Between Temptations of Turkish Slavery and Ethnic Solidarity: The Discourse on the Renegade Phenomenon in Ukrainian Folklore

Vortrag von Dr. Oleksandr Halenko (Kiew) im Rahmen der Vortragsreihe „Konvertiten, Renegaten, Neuosmanen im Osmanischen Reich“

Bild: Lviv National Art Gallery

Termin: 10.04.2019, 18.00 Uhr c.t
Ort: Hörsaal 221(AAI, Edmund-Siemers-Allee 1, Ost)

In the Ottoman Empire the vast majority of renegades did not change identity voluntarily, because they were slaves. The Ukrainian folklore voices complex motives of such involuntary renegades, as it accumulates collective experiences of the nation, which for a long time was a principal source of Ottoman slaves. On the one hand, scenes of physical and moral sufferings, apostasy and death illustrate threats of enslavement. On the other, praised are wealth, power, pride, luxury and even sensual pleasures, which were promised to all Ottomans, including renegades. Renegades also appear as protagonists of several epics (dumas) that accumulated broad popular discourse, developed in response to the devastating slaving raids of the Crimean Khanate. The stories and characters of renegades, unquestionably fictional, set praiseworthy examples of their continuing loyalty to Christian faith, family, and compatriots. Some remarkably promised to renegades absolution in exchange for assisting compatriots to regain freedom and to return home. Eventually, it was a desperate appeal to cooperation between compatriots, and such epics provide good example, how hard collective experience stimulated consolidation of a nascent nation.

Referent: Dr. Oleksandr Halenko studied European history in Kyiv. After the demise of the Soviet Union he independently engaged in Turkology with focus on the role of Turkic polities in the history of Ukraine. In 1996-1999 he served as deputy director of the Institute of Oriental Studies in Kyiv. He also taught at the National University of Kyiv-Mohyla Academy and conducted research on the Islamic collection at the Bogdan and Varvara Khanenko Museum of Art in Kyiv. Currently he is affiliated with the Centre for the Study of Civilizations in the Black Sea Area at the Institute of History of Ukraine. His recent publications include Tarih-i Naima: Reports on Ukraine. Translation and Studies (Kyiv, 2016); “Wine production, marketing and consumption in the Ottoman Crimea, 1520-1542”, Journal of the Economic and Social History of the Orient 47 (4), 507-547; “How a Turkish Empress Became a Champion of Ukraine”, Roxolana in European Literature, History and Culture, 125-140; “The Harsh Landscapes of“ Mother Sarmatia“: Steppe Ukraine through the Eyes of a 16th-Century Polish Diplomat”, Harvard Ukrainian Studies 32, 349-376.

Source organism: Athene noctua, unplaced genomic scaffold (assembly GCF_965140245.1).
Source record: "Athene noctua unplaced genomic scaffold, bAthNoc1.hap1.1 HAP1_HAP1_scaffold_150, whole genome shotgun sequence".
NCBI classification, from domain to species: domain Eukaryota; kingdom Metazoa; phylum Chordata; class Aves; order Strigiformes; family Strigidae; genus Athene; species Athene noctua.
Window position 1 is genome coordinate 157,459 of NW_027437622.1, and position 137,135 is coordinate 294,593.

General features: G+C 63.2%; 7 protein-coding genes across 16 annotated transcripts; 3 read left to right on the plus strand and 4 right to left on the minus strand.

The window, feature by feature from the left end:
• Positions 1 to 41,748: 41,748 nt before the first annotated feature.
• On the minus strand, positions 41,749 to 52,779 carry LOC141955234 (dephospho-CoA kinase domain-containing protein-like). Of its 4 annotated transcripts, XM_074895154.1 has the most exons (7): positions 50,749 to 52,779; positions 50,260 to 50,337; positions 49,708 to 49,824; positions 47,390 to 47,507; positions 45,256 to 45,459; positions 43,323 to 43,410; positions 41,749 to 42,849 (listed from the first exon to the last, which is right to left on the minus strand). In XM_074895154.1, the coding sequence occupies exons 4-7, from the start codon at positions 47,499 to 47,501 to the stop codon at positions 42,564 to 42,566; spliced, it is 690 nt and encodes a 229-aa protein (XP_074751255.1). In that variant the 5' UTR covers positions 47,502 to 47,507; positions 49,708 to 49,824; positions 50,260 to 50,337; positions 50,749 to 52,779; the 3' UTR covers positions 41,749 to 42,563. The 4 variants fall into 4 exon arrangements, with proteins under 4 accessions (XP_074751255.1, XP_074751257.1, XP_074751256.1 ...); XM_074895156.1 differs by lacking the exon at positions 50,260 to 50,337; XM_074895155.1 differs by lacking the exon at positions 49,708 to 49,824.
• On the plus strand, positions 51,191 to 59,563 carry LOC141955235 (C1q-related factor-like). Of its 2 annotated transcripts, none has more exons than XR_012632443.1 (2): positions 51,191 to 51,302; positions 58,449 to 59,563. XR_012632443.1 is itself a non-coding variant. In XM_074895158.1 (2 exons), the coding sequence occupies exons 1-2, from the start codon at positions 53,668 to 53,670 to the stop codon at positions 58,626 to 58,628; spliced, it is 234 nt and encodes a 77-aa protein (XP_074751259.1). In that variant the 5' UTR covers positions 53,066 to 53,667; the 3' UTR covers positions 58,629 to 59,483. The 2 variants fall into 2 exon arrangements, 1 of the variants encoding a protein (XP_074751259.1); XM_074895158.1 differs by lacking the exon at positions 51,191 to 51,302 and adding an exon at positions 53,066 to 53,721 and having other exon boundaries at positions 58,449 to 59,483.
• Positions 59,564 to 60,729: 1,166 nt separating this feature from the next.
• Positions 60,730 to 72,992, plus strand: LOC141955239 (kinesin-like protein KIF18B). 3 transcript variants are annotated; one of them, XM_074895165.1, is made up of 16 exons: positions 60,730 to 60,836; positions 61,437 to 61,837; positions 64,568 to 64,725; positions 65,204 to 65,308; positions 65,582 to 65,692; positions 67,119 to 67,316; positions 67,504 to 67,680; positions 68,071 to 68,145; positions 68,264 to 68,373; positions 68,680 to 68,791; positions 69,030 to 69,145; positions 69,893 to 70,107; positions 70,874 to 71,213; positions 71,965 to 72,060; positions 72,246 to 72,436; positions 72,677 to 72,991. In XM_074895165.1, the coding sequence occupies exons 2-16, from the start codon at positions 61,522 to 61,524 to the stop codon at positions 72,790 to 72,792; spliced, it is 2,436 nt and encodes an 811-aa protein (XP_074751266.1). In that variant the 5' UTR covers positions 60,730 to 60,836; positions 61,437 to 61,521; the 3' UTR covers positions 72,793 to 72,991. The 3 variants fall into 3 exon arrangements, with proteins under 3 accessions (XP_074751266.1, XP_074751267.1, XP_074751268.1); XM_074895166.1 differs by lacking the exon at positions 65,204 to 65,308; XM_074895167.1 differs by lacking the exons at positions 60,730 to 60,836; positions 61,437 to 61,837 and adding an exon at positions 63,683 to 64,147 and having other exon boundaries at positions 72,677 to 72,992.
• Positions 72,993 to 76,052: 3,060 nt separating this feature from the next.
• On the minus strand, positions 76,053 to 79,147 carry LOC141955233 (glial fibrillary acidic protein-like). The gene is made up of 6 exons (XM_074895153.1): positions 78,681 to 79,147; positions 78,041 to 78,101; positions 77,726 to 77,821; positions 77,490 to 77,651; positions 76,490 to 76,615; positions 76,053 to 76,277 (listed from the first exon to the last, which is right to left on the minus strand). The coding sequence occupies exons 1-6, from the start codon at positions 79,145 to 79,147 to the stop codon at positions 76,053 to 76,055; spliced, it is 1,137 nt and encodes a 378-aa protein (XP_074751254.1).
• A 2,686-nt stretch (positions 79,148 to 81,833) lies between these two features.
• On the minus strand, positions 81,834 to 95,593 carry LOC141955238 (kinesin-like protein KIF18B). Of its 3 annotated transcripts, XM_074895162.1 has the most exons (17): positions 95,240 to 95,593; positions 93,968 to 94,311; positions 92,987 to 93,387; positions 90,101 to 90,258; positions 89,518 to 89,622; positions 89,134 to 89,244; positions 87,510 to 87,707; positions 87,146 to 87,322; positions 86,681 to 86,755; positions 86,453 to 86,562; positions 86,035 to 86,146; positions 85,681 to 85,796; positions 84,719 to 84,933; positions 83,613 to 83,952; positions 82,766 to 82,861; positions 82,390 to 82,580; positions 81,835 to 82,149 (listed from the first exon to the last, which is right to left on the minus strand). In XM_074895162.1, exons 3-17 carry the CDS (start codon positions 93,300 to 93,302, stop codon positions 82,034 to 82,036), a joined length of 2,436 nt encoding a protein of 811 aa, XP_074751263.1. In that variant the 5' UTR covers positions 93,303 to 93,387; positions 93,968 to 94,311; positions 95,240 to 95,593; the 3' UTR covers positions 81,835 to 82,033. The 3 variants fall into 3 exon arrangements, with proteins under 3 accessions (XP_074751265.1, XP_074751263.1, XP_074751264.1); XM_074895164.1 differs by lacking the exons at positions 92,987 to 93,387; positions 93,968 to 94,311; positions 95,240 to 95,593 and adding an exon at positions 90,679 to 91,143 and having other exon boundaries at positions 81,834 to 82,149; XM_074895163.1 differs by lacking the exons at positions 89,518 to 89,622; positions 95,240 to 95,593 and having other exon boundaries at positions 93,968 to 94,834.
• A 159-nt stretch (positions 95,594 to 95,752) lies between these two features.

Über TEZ

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